College savings plans: Is there a right option for your family?

Deciphering the differences among 529s, Coverdells and UGMAs/UTMAs

College savings plans: Is there a right option for your family?

Few things make parents prouder than seeing their child head off to college. At the same time, few things make a parent more anxious than figuring out how to pay for that education. Trust me, as a parent of three, I’ve been on both sides of that equation!

A college savings plan can make a real difference in covering higher education expenses, but with several options to choose from, how can you be sure you’re selecting the right one for your family? Let’s break down the key differences between three of the most popular college savings programs.

529 college savings plans

529 college savings plans are operated by a state or an educational institution. Contributions grow tax-deferred, and withdrawals are tax-free so long as they’re used for qualified expenses, such as tuition, books, computers, and room and board.1 529 plans feature higher contribution limits than some of the other college savings plans out there, and certain lump sum deposits can even be prorated over five years with the federal gift tax exclusion — making them a popular choice with grandparents looking to leave a living legacy to their grandchildren.

Coverdell Education Savings Accounts

Like 529 plans, Coverdell Education Savings Accounts (CESAs) provide a tax-advantaged savings option. Unlike 529s, CESAs are only available to families with incomes below a certain threshold. Another difference between CESAs and 529s is their contribution maximums — a comparatively low $2,000 per year for each beneficiary for CESAs, versus more than $300,000 in lifetime contributions per beneficiary for many 529s. Another difference: CESA withdrawals can be applied to qualified elementary and secondary education expenses, not just higher education costs. Finally, there are age restrictions for contributions and distributions that should be kept in mind. (Learn more at the IRS website and talk to your financial advisor.)

Custodial accounts

Another alternative savings plan is the custodial account, which is opened on behalf of a minor child and managed by the child’s parent or grandparent. All funds in these accounts must be used in accordance with your state’s Uniform Gifts to Minors Act (UGMA) or Uniform Transfers to Minors Act (UTMA) — hence their names: UGMA and UTMA accounts. There are no maximum investment limits in custodial accounts, and many account owners benefit from the child’s generally lower tax rates. However, unlike with 529s, you can’t change the beneficiary of these plans if your child receives a scholarship or decides not to attend college.

Phew — that’s a lot of information to absorb! To help you make sense of it, I’ve put all the information on CollegeBound529.com in an at-a-glance comparison. Take a look to see each option in detail.

Finding the right plan for your family

As you can see, these different college savings plans feature their own unique benefits — as well as their own rules and restrictions. Selecting the right option for your family takes careful consideration of your children’s college timetables, the amount of financial aid you expect to obtain, the amount of money you’d like to contribute and the possibility that your beneficiary may change her mind down the line. Your financial advisor can help you weigh your options and find the one that works best for your family.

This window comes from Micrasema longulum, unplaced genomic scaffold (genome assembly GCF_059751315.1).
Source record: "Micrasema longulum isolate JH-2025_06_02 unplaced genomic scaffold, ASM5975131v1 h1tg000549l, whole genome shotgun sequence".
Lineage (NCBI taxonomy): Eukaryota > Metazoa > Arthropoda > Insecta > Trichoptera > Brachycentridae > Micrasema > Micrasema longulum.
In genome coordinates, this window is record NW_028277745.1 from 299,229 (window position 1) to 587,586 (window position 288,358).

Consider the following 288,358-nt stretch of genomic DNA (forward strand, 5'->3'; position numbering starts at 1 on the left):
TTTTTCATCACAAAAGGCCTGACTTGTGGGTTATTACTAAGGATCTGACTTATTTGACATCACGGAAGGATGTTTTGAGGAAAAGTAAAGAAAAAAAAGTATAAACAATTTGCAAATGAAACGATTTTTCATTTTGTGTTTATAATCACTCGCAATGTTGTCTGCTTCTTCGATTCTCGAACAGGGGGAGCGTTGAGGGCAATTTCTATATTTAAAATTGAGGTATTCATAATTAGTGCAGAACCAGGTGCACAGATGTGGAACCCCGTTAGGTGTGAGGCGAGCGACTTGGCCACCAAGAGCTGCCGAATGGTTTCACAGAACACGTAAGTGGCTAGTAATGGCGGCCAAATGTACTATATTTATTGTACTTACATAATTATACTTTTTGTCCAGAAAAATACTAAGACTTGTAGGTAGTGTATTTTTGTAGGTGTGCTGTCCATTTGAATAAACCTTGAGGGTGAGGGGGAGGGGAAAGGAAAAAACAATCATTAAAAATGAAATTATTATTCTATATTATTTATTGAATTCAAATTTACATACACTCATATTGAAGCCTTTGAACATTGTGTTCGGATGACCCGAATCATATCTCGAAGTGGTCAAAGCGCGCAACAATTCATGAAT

1 Earnings on non-qualified withdrawals may be subject to federal income tax and a 10% federal penalty tax, as well as state and local income taxes. Tax and other benefits are contingent on meeting other requirements, and certain withdrawals are subject to federal, state and local taxes. Invesco Distributors, Inc. nor any of its applicable affiliates, provide legal or tax advice. This information is provided for general educational purposes only and is not to be considered legal or tax advice. Investors should consult with their legal or tax advisors for personalized assistance, including information regarding any specific state law requirements.

Important information

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Thomas Rowley

Director, Retirement and Education Strategies

Thomas Rowley is director of retirement and education strategies and one of Invesco’s most frequently requested speakers. He provides analysis of the evolving retirement landscape and develops actionable strategies to help investors and financial advisors maximize their retirement-planning opportunities. Mr. Rowley regularly shares his insights online at invesco.com/us in addition to his speaking engagements.

Mr. Rowley’s insights reflect more than 20 years of experience in the investment industry. He translates his comprehensive knowledge of retirement planning into lively, clear explanations of the complexities of legislative, investing, tax and social issues.

Mr. Rowley shares his analyses of retirement-related issues through regular personal appearances, continuing education webinars and Web-based commentaries.

Mr. Rowley has been director of retirement business strategy since 2010. Prior to joining Invesco in 2010, he was in charge of individual retirement plan products and Retirement Marketing at Van Kampen.

Prior to joining Van Kampen in 1996, he was a 401(k) regional sales director with an investment firm. His experience also includes seven years in retirement plan operations and three years as head of a brokerage firm’s retirement help desk. He began his career in the Treasury bond futures pit at the Chicago Board of Trade.

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